Recession appears to be “embedded in the Treasury’s curve inversion, yet there is still plenty of inflationary sensitivities to go around,” according to Lipton.
The bond market, he noted, “wants the Fed to begin the rate-cutting cycle soon, as it believes that further tightening against a backdrop of banking stress could plunge our economy into a deep and protracted recession.”
For now, UST yields will likely stay range-bound, “with shorter tenors … likely to respond downward to a Fed pivot, should one come about, and the curve will be assessed for any steepening bias,” he said.
Federal Reserve Board Chair Jerome Powell’s congressional testimony earlier this month “brought about a 2s/10s inversion of over 100 basis points on March 8 for the first time in over 40 years, as bets on a likely recession accelerated and notions of extended rate volatility took hold,” Lipton said.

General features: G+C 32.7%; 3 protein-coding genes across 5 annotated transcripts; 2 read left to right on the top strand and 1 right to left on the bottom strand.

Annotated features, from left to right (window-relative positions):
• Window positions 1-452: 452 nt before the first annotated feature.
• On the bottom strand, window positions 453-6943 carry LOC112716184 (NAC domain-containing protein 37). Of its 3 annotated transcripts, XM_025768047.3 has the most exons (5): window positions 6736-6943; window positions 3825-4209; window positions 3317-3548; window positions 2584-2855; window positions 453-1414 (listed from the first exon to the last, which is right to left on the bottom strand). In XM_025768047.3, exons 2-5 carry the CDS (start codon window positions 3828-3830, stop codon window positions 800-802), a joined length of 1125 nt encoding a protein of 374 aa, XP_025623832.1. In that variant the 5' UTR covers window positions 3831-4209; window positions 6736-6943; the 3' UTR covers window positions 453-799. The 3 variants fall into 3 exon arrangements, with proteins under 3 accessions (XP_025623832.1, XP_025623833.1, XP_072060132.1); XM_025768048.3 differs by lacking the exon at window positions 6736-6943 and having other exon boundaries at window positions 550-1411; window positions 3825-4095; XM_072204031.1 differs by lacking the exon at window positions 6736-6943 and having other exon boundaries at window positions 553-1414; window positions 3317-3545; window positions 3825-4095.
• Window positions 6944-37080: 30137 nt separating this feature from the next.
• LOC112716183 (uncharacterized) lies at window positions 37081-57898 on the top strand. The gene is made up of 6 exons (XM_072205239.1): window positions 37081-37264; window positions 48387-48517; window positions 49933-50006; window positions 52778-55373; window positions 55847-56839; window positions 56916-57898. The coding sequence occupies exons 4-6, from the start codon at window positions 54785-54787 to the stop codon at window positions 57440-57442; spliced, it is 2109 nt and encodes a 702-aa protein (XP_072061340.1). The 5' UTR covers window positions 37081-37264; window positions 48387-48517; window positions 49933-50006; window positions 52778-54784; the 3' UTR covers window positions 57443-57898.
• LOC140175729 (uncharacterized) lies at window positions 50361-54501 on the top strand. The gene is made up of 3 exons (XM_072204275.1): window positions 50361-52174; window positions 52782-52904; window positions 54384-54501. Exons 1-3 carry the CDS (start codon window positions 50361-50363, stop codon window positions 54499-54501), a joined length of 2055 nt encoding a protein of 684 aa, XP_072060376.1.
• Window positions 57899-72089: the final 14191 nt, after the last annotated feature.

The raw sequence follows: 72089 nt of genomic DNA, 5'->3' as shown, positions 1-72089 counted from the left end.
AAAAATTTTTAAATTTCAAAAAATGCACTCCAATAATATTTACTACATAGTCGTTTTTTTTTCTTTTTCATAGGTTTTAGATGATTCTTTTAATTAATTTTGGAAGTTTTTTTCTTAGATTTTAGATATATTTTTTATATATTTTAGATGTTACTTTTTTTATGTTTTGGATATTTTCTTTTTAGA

Muni price movements “remain tethered to the vagaries of the U.S. Treasury bond market, yet the asset class has been able to flex a noted degree of independence,” he said.
The UST bond market “seeks conviction, preferring to back away its response from the next headline, data point, FOMC meeting, or from the next banking shoe to fall, but munis seem to reflect a demand proposition against thinner supply of primary and secondary product,” he noted.
With the end of the month approaching, he said, muni market participants “should be pleased with both [month-to-date] and [year-to-date] returns against an unrelenting backdrop of volatility.” However, he concedes “that light primary volume, given the weariness over FOMC and banking stress, is playing a hand in performance.”